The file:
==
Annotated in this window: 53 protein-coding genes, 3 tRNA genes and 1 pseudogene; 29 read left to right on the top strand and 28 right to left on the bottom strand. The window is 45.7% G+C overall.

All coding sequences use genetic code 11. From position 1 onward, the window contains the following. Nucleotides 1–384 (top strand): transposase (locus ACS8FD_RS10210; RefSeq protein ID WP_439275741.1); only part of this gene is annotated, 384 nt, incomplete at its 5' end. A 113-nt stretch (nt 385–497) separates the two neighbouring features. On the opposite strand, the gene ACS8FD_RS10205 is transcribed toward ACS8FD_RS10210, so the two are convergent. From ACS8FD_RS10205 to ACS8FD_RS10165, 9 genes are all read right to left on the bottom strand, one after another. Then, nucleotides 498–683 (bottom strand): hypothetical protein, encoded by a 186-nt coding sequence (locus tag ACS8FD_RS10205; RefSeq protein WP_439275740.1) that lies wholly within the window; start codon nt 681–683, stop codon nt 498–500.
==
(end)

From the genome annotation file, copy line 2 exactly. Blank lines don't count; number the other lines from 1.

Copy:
All coding sequences use genetic code 11. From position 1 onward, the window contains the following. Nucleotides 1–384 (top strand): transposase (locus ACS8FD_RS10210; RefSeq protein ID WP_439275741.1); only part of this gene is annotated, 384 nt, incomplete at its 5' end. A 113-nt stretch (nt 385–497) separates the two neighbouring features. On the opposite strand, the gene ACS8FD_RS10205 is transcribed toward ACS8FD_RS10210, so the two are convergent. From ACS8FD_RS10205 to ACS8FD_RS10165, 9 genes are all read right to left on the bottom strand, one after another. Then, nucleotides 498–683 (bottom strand): hypothetical protein, encoded by a 186-nt coding sequence (locus tag ACS8FD_RS10205; RefSeq protein WP_439275740.1) that lies wholly within the window; start codon nt 681–683, stop codon nt 498–500.